Funology is the quasi-science that asserts that fun can be studied, measured and replicated through experiments. Funological test beds include parties and festivals, where concepts can be analyzed and metrics can be applied to monitor the success of the tools and techniques employed.
Funology is a non-academic adventure in applied memetics. The theory is that festivals and parties can have significant self replicating cultural aspects and that the identification and description of these aspects, properly applied, will improve future events. A central part of funology work is capturing and chronicling social/cultural tools which build cohesion and intimacy between people at group events.
Part of the rationale for working in funology as serious pursuit is that unfunded non-empirical studies indicate that the vast majority of US Americans in their self description consider themselves “a fun person” or that they have “a good sense of humor” or that an important thing in their life is to “have fun”, yet there remains no academic field to understand this near universal aspect of most peoples self claimed identity.
Funology metrics are the various measures designed to quantify the amount of fun which was had at a particular event. Funologists as questions about specific events including:
- How many people started new romantic relationships?
- What fraction of those attending would come to a similar event in 6 months?
- Did participants express genuine appreciation to the organizers for the event?
- Was there communication/interaction between people who normally do not?
- Did participants behave in manners that are significantly outside of their normal patterns?
- Was any on-going project or single other activity born out of this event?
Funological debates include the oft used festival concept of Leave No Trace (LNT). LNT asserts that after the event is completed there should be a serious clean up effort (ideally by the participants) that removes from the site all indications that the event took place. This is a key operating principal of the Rainbow Gathering and Burning Man festivals. And while this principal is elegant and oft legally required (as in these events which happen on public land), it leaves subsequent festival organizers in the place of having to rebuild the infrastructure from nothing. Alternatively, gatherings like the Oregon Country Fair maintain the same site year after year and continue to build it up making subsequent years set up easier and permitting the continued expansion of the event without a growing build up camp.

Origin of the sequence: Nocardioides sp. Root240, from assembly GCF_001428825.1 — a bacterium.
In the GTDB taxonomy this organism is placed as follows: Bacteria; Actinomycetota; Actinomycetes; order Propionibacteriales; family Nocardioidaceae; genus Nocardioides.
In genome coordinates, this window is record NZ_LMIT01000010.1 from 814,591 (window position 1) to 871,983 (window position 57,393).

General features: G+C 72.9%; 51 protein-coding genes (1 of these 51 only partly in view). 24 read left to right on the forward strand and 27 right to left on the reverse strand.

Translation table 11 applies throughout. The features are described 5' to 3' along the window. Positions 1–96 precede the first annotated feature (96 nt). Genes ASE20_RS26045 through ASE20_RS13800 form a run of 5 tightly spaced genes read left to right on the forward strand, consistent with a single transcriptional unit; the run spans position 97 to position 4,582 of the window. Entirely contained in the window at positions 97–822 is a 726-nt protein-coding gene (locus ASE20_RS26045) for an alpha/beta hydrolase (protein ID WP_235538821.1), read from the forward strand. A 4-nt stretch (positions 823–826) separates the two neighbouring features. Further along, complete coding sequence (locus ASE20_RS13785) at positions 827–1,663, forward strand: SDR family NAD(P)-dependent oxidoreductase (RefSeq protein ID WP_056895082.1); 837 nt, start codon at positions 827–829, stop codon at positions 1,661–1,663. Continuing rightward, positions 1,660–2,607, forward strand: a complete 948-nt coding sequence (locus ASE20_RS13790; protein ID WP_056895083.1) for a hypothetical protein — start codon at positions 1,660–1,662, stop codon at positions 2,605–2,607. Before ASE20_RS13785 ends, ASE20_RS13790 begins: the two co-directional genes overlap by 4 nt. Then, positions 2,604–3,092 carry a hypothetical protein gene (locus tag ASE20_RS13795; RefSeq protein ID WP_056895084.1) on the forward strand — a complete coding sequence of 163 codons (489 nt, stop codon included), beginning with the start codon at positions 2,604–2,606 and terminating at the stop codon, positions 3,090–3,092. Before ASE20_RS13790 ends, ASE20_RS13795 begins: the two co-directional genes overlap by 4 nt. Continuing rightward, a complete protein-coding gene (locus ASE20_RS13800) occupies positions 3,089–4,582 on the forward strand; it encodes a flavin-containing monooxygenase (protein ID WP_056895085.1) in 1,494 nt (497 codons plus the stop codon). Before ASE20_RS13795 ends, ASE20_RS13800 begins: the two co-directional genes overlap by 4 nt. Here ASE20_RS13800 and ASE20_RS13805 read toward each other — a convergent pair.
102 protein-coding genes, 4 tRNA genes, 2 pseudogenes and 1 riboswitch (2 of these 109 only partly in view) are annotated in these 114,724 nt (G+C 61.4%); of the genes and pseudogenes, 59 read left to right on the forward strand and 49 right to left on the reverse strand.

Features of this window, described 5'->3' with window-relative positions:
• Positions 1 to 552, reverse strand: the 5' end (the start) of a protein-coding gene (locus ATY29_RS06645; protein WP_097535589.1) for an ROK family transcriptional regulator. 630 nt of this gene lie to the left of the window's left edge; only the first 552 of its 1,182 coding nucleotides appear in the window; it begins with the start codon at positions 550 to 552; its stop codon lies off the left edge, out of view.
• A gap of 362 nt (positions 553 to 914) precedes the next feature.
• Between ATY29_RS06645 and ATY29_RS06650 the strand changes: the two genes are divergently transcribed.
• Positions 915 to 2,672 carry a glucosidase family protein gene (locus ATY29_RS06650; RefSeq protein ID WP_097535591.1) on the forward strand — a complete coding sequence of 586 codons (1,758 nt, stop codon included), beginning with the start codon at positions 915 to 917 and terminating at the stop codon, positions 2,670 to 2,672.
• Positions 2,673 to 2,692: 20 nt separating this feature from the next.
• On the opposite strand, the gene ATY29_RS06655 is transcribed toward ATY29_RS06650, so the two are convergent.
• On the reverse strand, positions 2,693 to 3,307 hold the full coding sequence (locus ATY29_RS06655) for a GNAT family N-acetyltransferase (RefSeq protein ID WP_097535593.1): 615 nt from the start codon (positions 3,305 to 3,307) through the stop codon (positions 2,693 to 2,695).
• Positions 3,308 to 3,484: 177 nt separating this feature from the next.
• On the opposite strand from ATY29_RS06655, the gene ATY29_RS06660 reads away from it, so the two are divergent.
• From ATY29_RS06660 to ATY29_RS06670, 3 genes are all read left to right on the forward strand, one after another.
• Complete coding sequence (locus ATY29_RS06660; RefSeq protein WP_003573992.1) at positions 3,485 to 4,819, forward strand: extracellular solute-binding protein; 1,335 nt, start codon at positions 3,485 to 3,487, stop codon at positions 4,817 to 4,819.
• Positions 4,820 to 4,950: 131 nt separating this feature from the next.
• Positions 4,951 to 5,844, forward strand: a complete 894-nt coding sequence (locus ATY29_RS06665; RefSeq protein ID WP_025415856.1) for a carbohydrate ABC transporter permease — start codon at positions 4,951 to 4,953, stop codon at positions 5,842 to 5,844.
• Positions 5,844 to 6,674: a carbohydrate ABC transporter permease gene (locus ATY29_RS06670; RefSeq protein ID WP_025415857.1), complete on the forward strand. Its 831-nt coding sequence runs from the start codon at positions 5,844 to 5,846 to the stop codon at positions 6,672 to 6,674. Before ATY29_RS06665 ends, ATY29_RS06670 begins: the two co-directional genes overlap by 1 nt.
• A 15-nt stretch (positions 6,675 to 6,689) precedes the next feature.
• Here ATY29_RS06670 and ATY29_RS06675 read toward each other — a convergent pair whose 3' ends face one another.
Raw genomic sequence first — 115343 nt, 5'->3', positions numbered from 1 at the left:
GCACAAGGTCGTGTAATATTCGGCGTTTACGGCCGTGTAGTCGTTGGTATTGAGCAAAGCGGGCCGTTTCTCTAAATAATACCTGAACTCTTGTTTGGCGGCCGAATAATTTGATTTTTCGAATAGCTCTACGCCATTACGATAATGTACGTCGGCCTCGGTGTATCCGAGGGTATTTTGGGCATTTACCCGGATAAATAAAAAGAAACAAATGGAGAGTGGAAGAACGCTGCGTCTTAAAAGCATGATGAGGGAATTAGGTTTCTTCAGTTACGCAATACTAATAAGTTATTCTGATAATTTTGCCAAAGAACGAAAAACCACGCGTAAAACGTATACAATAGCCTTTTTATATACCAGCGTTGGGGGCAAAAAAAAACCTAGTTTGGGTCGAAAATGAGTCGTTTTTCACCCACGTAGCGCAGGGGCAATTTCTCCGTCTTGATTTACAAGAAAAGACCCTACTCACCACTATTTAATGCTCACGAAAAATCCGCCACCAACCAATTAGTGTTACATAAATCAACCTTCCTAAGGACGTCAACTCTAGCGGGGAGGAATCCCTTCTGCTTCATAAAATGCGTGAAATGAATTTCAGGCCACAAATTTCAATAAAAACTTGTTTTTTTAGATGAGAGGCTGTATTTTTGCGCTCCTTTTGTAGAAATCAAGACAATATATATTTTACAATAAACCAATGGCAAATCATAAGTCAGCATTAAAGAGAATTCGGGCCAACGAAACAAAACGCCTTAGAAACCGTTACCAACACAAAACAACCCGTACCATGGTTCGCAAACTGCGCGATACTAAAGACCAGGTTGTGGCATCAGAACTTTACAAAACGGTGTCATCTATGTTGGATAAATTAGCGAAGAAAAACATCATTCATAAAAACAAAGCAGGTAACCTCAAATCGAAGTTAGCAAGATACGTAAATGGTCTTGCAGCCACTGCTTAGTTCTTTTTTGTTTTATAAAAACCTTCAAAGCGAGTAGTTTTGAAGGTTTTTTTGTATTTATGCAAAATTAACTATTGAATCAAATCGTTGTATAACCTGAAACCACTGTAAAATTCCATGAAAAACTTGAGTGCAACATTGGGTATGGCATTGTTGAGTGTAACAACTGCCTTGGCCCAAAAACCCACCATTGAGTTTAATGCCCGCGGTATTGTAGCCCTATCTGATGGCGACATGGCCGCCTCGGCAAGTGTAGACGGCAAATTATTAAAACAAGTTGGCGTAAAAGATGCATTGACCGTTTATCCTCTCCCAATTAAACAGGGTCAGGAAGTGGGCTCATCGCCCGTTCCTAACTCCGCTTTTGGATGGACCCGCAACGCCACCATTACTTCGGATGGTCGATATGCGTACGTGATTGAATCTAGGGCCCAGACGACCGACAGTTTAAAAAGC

The Villages in the Sky festivals are the first attempt at designing a self replication focused event which carries political message and content as part of its design.
Another funological debate is around massive parallelism in parties. Some argue that a good event has lots of different activities happening much of the time, so that participants can move away from anything which does not seem like enjoyable at that moment. Others argue that this type of parallelism creates a tension in participants who don’t know if they are in the right place and are unable to settle down an enjoy what is happening around them, for fear that there is “more fun happening somewhere else” and they just need to change rooms to find it.
There are persistent rumors about an Emma Goldman Institute for Theoretical and Applied Funology . Extensive investigations have revealed this appears to be an elaborate fiction which lurks in the minds alone of a dubious collection of twisted thinkers. To the best of our knowledge no such institute physically exists, despite repeated claims to the contrary.
Return to main Contagious-Tales page